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California Once ensconced in my kayak via Bike and


Kayak Tours, I paddled out from La Jolla Shores, pushing around the honeycomb headland towards La Jolla Cove, poking into hidden caves and peering down into the still Pacific waters to glimpse darting bright orange garibaldi fish and a swaying kelp forest. You’ll see seals basking on the rocks onshore –


La Jolla Children’s Pool, protected by a seawall and originally meant for families, has been taken over by a herd of them – and there is also a chance of seeing the world’s largest group of blue whales, migrating through here from mid-June to September.


The fishy theme continued at surfside


restaurant Marine Room, where luxurious produce such as wild prawns and caviar pearls is conjured up into exquisite dishes by French chef Bernard Guillas, while at the Lodge at Torrey Pines, the seabass comes with a side of lobster followed by artisanal Californian cheeses. Indulgence can be easily worked off here


though, as the next morning I checked in for a paragliding session. I took off from the clifftop Torrey Pines Gliderport, just along the coast from the lodge, and it took mere seconds to be in flight. Attached to my instructor Steve by a harness, my legs swung below as I took in the spectacularly scenic Torrey Pines Golf Course and a scattering of elegant homes. This is probably the only way most people will


ever catch a glimpse inside these mansions, with their basketball courts and pools, and you get a real sense of the landscape too, with undulating sandy cliffs sweeping down to wide stretches of golden beach and the surf beyond.


Spring in your step From such great heights, I moved on to the ultimate low-rise city of Palm Springs for my final stop in Southern California’s luxury triangle. Once the glamorous go-to for movie stars seeking an escape from the film set, for the past few years Palm Springs has been seen as solely the preserve of retirees. But the desert city is now back on the up.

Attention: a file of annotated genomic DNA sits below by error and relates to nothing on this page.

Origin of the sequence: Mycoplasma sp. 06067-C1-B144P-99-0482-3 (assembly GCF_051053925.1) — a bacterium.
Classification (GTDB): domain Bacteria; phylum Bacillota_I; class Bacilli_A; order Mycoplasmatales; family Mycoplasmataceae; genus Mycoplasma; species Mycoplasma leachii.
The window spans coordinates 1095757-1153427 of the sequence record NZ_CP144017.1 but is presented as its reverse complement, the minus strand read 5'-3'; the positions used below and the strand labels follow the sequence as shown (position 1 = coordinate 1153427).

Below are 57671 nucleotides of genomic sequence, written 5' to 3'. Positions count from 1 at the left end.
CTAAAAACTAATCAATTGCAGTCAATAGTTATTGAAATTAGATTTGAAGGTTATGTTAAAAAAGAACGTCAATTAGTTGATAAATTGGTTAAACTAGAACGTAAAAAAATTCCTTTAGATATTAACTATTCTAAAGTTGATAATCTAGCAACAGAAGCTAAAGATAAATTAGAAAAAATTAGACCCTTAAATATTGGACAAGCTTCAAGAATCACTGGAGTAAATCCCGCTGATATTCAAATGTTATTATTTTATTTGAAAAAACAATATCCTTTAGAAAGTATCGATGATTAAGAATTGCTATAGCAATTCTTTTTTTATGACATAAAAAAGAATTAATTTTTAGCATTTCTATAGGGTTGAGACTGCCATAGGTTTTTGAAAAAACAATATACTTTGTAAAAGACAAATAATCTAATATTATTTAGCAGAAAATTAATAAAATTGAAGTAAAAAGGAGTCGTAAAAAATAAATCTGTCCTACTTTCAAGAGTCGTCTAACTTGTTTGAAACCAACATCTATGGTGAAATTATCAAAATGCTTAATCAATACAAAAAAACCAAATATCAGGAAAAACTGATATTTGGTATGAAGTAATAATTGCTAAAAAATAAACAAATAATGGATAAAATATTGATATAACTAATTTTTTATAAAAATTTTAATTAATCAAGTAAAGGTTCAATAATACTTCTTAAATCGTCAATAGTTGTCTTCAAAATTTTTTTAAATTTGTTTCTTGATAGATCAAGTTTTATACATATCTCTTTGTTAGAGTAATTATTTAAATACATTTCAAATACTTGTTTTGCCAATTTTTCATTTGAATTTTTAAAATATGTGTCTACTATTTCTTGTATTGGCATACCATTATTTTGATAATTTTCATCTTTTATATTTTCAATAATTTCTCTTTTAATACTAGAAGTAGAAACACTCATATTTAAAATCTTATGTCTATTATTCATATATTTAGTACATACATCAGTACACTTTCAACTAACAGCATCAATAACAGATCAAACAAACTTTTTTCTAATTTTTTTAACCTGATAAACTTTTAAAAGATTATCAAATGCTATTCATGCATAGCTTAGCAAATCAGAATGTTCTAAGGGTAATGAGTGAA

It all started with Coachella, one of the world’s best live music festivals, and last year, its cool status was confirmed when Leonardo DiCaprio decided to buy a home there. One of the best ways to appreciate the highlights is on a tour with PS Architecture Tours, who showed me the city’s collection of mid-century Modernist buildings, their clean lines and expanses of glass rarely rising above a single storey. From there, I headed up high once again on the Palm Springs Aerial Tramway – the world’s largest rotating tramway – with magnificent views of the San Jacinto Mountains. There is plenty more to do here too, but the


real joy of Palm Springs is unfurling in the sun – best done at the freshly opened Ritz-Carlton Rancho Mirage, the only hotel in the desert to benefit from an elevated position. Here the opulent rooms open out on to


balconies with mountain views or terraces with open fire pits overlooking the pool. Spending my final days here was the perfect finale, dining on ale-braised short rib and drinking Californian Malbec at State Fare, a restaurant devoted to local produce. And as I welcomed the dawn with coffee on my balcony, soaking up the sunshine and looking out over the Coachella valley, I once again felt like I was soaring above it all.


Pictured 1. Torrey Pines 2. Palm Springs Aerial Tramway 3. Mother and baby seal 4. Kayakers at La Jolla Shores


DESTINATIONS  SUMMER 2015  TTGLUXURY.COM  71


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